Capitalism on trial

Original article, an editorial subheaded The neoliberal dogmas that have dominated for more than 25 years are discredited, but they need to be replaced by more than proposals for re-regulating the banks, via

THE WORLD financial system is in the grip of the most severe crisis since the Great Depression of the 1930s–and there’s worse to come, not only for the banks and speculators of Wall Street, but far beyond, in every part of the U.S., and around the globe.

The US has decided to back the bad debt. More on that later in the editorial, but the finance gurus are celebrating. The question, of course, is should you?

The business world has been struck by a man-made earthquake, and people will be paying for this economic disaster for years to come in a number of ways–higher prices for food and other necessities, millions of foreclosures and evictions, greater unemployment, growing poverty, government programs cut back or eliminated, and rising tensions throughout society.

The interesting thing is that you are being blamed.  You’re living beyond your means. You’re the ones the banks were ‘forced’ to make home loans to.  Keep this in mind as the mad gamble by our political godfathers drain every last penny from the corpse of the american people.

The claim will echo around the corporate media that this was the inevitable consequence of all Americans “living beyond their means.” Don’t believe it. The vast majority of people who will have to pay the price for this disaster are blameless. They did nothing wrong.

Who should be blamed?

The crisis was caused by an irrational free-market system and the insatiable greed of a small class of rulers who continually seek greater wealth and power, without regard for the costs.

Period.  For quite a while, the only growth sector not associated with the military or the service economy was the housing market.  As we’ve seen with the popping of the housing bubble, it was a bad bet by the financial boys.

IT’S IMPOSSIBLE to exaggerate the scope of what has taken place in the financial world in the past several weeks. Scenarios that would have been dismissed as the fantasies of radical doomsayers a month ago now appear as accepted fact on the front pages of newspapers like the Wall Street Journal.

The government is bailing out the fiancial gurus.  That money is coming out of your wallet, and going to save the people who’ve broken the system.  And so far, it’s been being done by executive moves (presidential and through the Fed).  Now, it looks like Congress is going to get in on the game.

When desperate efforts by Treasury Department and Federal Reserve Bank officials to find a private-sector rescuer for AIG failed, the government stepped in with an $85 billion loan, payable over two years, in return for effective control of the company.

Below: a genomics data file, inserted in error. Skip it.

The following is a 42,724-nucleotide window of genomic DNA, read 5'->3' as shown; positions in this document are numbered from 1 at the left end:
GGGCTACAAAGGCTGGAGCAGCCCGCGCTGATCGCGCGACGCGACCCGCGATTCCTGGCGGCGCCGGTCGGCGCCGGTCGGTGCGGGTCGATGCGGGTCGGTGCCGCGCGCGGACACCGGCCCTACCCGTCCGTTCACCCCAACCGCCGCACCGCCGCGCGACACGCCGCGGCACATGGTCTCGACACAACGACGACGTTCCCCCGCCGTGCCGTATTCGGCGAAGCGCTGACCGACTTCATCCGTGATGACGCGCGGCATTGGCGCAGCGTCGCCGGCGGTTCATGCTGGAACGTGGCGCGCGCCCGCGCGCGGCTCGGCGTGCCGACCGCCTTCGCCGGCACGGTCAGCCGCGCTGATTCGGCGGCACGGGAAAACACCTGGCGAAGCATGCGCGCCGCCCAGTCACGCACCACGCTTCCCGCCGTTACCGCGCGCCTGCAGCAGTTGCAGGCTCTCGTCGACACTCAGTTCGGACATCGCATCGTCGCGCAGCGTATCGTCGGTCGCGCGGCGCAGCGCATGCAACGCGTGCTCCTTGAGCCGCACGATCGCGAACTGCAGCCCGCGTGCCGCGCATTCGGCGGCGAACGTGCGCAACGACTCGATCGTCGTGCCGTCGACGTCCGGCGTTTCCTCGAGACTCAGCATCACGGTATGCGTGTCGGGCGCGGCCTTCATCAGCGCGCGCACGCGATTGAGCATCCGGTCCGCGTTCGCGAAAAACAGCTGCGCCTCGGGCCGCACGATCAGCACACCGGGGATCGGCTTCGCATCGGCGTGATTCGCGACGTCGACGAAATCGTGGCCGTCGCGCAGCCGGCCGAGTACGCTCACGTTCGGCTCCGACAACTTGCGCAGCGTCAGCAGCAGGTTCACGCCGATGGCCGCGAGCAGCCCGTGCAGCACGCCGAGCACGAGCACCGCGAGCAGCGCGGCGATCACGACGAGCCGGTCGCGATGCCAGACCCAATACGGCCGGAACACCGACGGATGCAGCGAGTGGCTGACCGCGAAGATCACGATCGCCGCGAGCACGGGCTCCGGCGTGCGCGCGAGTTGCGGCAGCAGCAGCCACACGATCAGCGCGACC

Set together with the takeover of mortgage giants Fannie Mae and Freddie Mac less than 10 days before, the U.S. government–that neoliberal scourge of nationalization in other countries–now owns the two largest mortgage companies and the single largest insurance company in the world.

Keep this in mind: Socialism for the rich = good, money going toward the ‘little guy’ = not so good.  W and his gang are bailing out their pals.  The money is coming from you.  The system is not going to be fixed by the band-aids being applied if only the fat-cats get saved by this.

AIG got into trouble almost entirely because of an obscure part of its business–selling what are called “credit default swaps,” which amount to an insurance policy on investments in bonds. Basically, AIG was selling financial protection to investors and companies that bought bonds–if the seller of those bonds defaulted on the promise to pay back the principal, plus interest, investors could cover their losses.

Credit default swaps are pretty much an invention of the last 10 years. Yet these financial insurance policies today may cover as much as $62 trillion worth of debt, according to estimates–greater, that is, than the total annual production of goods and services of every country of the world.

The sales of credit default swaps accompanied a massive–and little-examined, until now–boom in investments based on debt, and especially mortgage debt. Essentially, Wall Street pushed the expansion in mortgage financing and refinancing to feed a demand for bonds that packaged together large numbers of these loans for sale to big investors. As these “mortgage-backed securities” became bigger–and as they came to include a greater and greater proportion of risky sub-prime loans pushed on homebuyers by aggressive mortgage companies–the big investors who bought the bonds looked for protection against investments going bad. So the demand for credit default swaps boomed as well.

Insurance on credit.  Why should you be on the hook for insurance on credit?  Why should you be on the hook for up to $62 trillion worth of debt?  The banks and financial institutions will get to go on, and you get to pay back their bad debt.

Essentially, AIG was gambling that they could take in more money by selling this specialized form of insurance than they would ever pay out. But when this bluff was called by the mortgage crisis, AIG was busted out of the game.

The government was there to feed them more money.  It’s like giving more money to a gambling addict.  It’s not a good idea.

It’s easy to get lost in the details of what has happened–both the mind-boggling scope of the financial shell game that has been taking place for the last decade, and the unprecedented consequences as government officials and surviving players try to figure out how to unravel the mess.

But it’s important not to lose sight of a larger point: No one could possibly claim that Wall Street’s high-stakes casino contributed anything to the good of society as a whole. The entire world of credit default swaps, hedge funds, collateralized debt obligations and the rest of the alphabet soup concocted by Wall Street in this latest boom was directed toward one thing–make a tiny group of people rich beyond most people’s wildest dreams.